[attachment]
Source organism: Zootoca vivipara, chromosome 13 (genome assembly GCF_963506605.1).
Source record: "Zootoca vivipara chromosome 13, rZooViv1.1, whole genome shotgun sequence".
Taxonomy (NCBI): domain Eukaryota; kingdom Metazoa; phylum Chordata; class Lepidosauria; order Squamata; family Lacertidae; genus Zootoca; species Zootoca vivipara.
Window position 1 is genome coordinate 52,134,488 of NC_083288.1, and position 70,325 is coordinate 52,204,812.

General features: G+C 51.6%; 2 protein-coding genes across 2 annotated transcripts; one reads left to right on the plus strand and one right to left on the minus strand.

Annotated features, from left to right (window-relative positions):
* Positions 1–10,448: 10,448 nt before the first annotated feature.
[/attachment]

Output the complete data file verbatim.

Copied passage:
Source organism: Zootoca vivipara, chromosome 13 (genome assembly GCF_963506605.1).
Source record: "Zootoca vivipara chromosome 13, rZooViv1.1, whole genome shotgun sequence".
Taxonomy (NCBI): domain Eukaryota; kingdom Metazoa; phylum Chordata; class Lepidosauria; order Squamata; family Lacertidae; genus Zootoca; species Zootoca vivipara.
Window position 1 is genome coordinate 52,134,488 of NC_083288.1, and position 70,325 is coordinate 52,204,812.

General features: G+C 51.6%; 2 protein-coding genes across 2 annotated transcripts; one reads left to right on the plus strand and one right to left on the minus strand.

Annotated features, from left to right (window-relative positions):
* Positions 1–10,448: 10,448 nt before the first annotated feature.